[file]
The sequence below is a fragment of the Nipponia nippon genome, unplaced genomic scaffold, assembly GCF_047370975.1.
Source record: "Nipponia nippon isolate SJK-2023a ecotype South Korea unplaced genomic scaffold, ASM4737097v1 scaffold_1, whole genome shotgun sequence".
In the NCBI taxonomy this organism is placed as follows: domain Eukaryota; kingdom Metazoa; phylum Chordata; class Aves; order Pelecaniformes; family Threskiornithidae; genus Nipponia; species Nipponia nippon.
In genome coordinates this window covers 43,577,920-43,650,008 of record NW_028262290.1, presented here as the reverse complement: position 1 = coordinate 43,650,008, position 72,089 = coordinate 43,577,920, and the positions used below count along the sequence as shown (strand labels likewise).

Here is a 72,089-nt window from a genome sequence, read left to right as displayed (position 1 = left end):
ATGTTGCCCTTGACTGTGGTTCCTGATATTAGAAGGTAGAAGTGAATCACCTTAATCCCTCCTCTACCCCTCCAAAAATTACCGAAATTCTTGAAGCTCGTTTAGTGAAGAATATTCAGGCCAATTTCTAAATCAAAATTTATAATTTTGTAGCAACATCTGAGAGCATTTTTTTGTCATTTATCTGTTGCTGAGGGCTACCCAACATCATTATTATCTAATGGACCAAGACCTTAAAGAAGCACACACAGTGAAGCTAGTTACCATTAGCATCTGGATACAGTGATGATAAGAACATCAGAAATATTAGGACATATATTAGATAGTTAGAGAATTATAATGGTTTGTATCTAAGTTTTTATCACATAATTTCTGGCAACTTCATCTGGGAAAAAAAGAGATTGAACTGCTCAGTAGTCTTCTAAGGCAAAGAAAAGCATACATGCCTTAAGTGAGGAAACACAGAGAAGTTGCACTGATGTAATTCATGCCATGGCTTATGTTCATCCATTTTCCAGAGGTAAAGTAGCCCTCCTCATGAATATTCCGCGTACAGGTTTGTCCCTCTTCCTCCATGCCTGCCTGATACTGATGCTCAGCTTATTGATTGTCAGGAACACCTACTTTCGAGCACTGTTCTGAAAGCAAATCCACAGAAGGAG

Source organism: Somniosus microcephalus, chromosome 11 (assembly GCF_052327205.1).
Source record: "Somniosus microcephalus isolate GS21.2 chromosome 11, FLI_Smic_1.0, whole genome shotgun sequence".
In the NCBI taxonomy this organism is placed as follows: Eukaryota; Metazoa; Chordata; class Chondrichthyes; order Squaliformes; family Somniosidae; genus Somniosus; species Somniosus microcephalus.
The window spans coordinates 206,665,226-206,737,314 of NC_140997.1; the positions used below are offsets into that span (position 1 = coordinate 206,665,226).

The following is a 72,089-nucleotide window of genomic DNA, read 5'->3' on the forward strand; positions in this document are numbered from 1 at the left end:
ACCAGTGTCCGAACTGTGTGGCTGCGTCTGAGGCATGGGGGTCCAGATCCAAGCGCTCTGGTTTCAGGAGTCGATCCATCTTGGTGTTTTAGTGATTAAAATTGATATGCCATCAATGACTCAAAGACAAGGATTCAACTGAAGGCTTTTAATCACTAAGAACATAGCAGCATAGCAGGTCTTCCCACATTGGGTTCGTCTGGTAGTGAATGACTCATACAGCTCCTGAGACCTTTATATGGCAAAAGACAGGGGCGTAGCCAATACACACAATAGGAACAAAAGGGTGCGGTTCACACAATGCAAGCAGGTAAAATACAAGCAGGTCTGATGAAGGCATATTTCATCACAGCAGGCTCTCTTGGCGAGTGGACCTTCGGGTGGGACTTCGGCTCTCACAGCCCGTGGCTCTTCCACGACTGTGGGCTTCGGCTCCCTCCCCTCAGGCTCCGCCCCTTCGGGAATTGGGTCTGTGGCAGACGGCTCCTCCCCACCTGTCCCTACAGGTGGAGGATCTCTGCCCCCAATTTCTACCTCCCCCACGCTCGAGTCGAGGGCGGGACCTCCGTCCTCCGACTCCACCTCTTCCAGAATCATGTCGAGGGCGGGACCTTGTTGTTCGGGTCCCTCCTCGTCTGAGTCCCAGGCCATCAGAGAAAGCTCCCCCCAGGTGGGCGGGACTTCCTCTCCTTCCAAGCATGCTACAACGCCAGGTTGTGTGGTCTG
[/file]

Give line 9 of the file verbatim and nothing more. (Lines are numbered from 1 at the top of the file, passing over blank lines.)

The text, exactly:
In the NCBI taxonomy this organism is placed as follows: Eukaryota; Metazoa; Chordata; class Chondrichthyes; order Squaliformes; family Somniosidae; genus Somniosus; species Somniosus microcephalus.